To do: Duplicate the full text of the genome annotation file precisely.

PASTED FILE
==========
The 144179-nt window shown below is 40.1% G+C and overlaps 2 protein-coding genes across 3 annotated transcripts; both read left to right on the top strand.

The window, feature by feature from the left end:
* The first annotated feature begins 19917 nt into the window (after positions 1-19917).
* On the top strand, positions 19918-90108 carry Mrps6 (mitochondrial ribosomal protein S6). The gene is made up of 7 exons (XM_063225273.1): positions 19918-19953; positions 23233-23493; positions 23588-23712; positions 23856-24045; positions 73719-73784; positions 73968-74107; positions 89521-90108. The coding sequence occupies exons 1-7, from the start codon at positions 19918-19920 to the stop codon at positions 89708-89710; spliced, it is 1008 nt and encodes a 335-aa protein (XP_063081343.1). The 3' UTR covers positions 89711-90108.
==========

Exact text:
The 144179-nt window shown below is 40.1% G+C and overlaps 2 protein-coding genes across 3 annotated transcripts; both read left to right on the top strand.

The window, feature by feature from the left end:
* The first annotated feature begins 19917 nt into the window (after positions 1-19917).
* On the top strand, positions 19918-90108 carry Mrps6 (mitochondrial ribosomal protein S6). The gene is made up of 7 exons (XM_063225273.1): positions 19918-19953; positions 23233-23493; positions 23588-23712; positions 23856-24045; positions 73719-73784; positions 73968-74107; positions 89521-90108. The coding sequence occupies exons 1-7, from the start codon at positions 19918-19920 to the stop codon at positions 89708-89710; spliced, it is 1008 nt and encodes a 335-aa protein (XP_063081343.1). The 3' UTR covers positions 89711-90108.